it is OEM installed HP PC and has Norton and hp adviser.i disabled aero,differential file compression,windows meeting,etc.

Get rid of Norton. Period.

it is a very horrible slow system.

i am raging...

As has been suggested, clean out the junk that HP installed by default, especially Norton, and get a better antivirus product. I've seen relatively fast OEM systems run like crap because of the junk that the OEM installs by default.

i have a mind to erase it and install windows me on it.

Yeah, good luck with that.

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I used to bash Vista (in general) all day long back then. Well, it was for a reason - pre-SP state was pretty **** bad. Finally switched from XP permanently yesterday and so far I like it. BusinessN 64 btw.

I saw some **** whining earlier in the thread - well, nothing like clueless babbling about stuff one doesn't have the slightest idea about, eh?

Anyway:

I got a little question. Is there any other reason besides memory limitation to use 64bit Vista? I mean, vast majority of software is still only available in 32bit versions and there are even no intentions to release in 64bit. Why is that? Under such conditions, what's the advantage of 64bit OS?

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I got a little question. Is there any other reason besides memory limitation to use 64bit Vista? I mean, vast majority of software is still only available in 32bit versions and there are even no intentions to release in 64bit. Why is that? Under such conditions, what's the advantage of 64bit OS?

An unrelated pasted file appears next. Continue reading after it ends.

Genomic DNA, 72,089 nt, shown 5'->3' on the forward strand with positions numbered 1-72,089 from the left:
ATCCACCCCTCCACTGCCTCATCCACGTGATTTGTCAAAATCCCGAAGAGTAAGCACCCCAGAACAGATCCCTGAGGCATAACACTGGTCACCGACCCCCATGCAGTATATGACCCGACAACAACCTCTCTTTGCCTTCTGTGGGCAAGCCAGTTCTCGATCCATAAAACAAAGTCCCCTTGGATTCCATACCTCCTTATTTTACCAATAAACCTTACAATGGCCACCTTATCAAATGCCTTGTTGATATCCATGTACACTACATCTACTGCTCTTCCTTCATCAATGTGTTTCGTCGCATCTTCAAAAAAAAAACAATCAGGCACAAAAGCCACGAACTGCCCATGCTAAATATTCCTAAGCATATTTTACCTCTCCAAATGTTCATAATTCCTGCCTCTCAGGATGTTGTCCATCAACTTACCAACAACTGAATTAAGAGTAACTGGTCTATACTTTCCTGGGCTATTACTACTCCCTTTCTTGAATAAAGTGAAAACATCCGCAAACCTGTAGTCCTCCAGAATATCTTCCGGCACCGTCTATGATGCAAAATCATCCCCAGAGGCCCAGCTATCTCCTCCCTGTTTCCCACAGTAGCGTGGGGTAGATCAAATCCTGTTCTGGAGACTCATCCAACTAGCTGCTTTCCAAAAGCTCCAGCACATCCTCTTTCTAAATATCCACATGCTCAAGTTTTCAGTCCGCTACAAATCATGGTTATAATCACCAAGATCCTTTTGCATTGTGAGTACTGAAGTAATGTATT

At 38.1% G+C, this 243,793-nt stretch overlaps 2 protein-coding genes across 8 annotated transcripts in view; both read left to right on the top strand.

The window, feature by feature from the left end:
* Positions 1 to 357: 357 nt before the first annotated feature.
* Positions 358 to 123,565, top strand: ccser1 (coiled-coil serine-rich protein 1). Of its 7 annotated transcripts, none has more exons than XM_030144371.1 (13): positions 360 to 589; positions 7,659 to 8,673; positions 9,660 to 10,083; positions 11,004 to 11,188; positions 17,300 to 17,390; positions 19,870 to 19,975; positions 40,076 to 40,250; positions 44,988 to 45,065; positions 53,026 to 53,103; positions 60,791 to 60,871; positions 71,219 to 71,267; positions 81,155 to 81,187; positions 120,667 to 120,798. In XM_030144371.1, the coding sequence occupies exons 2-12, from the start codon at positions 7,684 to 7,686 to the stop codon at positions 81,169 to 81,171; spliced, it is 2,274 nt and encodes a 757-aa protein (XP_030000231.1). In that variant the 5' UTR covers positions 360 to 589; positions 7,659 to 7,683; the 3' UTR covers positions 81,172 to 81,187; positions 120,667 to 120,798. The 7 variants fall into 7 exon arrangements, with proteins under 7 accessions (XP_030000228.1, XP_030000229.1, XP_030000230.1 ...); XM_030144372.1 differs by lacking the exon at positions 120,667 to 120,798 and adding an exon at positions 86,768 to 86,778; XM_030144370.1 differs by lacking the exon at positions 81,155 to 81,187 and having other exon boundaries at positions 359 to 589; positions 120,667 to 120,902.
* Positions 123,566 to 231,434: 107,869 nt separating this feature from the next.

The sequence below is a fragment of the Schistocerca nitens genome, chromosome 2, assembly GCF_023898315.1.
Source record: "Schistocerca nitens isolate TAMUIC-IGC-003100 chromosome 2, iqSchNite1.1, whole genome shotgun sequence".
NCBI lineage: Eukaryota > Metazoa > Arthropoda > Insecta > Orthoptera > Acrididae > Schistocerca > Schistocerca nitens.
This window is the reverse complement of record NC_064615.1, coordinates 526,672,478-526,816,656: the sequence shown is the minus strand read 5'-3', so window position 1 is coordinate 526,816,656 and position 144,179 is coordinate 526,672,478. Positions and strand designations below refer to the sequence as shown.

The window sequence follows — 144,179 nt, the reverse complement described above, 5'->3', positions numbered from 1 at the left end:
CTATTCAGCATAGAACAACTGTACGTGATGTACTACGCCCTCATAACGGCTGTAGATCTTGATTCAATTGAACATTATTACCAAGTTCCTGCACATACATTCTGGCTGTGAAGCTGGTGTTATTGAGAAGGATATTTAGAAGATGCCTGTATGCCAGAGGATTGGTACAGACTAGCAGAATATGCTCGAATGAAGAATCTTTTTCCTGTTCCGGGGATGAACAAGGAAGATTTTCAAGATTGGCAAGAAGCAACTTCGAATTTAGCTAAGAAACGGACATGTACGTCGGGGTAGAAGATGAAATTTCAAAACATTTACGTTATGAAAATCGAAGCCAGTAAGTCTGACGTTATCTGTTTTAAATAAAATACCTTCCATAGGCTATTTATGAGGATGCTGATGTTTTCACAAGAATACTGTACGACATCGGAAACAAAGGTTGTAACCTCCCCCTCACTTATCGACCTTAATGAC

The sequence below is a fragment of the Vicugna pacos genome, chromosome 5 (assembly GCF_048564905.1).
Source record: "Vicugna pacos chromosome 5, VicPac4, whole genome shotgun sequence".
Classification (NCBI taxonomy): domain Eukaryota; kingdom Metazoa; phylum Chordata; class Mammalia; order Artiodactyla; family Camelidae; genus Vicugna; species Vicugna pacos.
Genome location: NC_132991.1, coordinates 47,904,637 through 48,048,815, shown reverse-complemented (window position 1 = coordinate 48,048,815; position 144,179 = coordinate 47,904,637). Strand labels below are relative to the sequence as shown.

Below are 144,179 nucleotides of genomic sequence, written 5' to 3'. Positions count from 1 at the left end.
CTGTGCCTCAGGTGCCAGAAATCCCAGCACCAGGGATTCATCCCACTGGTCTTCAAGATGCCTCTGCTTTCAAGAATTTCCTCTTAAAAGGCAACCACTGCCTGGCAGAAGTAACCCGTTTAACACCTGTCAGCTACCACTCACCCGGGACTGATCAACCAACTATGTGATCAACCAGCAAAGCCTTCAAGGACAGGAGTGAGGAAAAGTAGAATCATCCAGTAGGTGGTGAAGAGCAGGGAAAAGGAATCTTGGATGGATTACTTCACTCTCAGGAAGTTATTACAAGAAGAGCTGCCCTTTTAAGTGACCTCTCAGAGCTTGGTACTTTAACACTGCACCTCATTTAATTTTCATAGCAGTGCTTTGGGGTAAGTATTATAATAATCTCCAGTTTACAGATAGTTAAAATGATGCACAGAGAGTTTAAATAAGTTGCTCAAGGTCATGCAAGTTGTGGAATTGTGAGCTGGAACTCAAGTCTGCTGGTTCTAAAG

Getting over the 3-4 GB limit of 32-bit was the biggest advantage for me. I play a lot with virtual machines. I have 6 GB memory and can utilize all 6 GB with Vista 64-bit and use like 1 GB in a VM without taxing my physical system of RAM.

Now, come on... there are a lot of applications in 64-bit now. Here's to name a few:

Adobe CS 4 (photoshop, illustration, etc.) are now 64-bit.

InfraRecorder for cd burning is a freeware in 64-bit

Firefox is available as 64-bit - it's called Minefield (it needs work but it's there)

Antivirus software (Symantec antivirus, Avast antivirus)

Firewall (Comodo is a freeware in 64-bit)

Sony Vegas 8.1 is now 64-bit for video editing

I've even found small utilities like awxToolbar and True Launch Bar in 64-bit variety.

Mind you all of the above are true, native 64-bit.

And those that aren't yet still run fine like Office 2007. MS will probably release a 64-bit when they know they can make money out of it. Come on, it's a business - of course they want profit.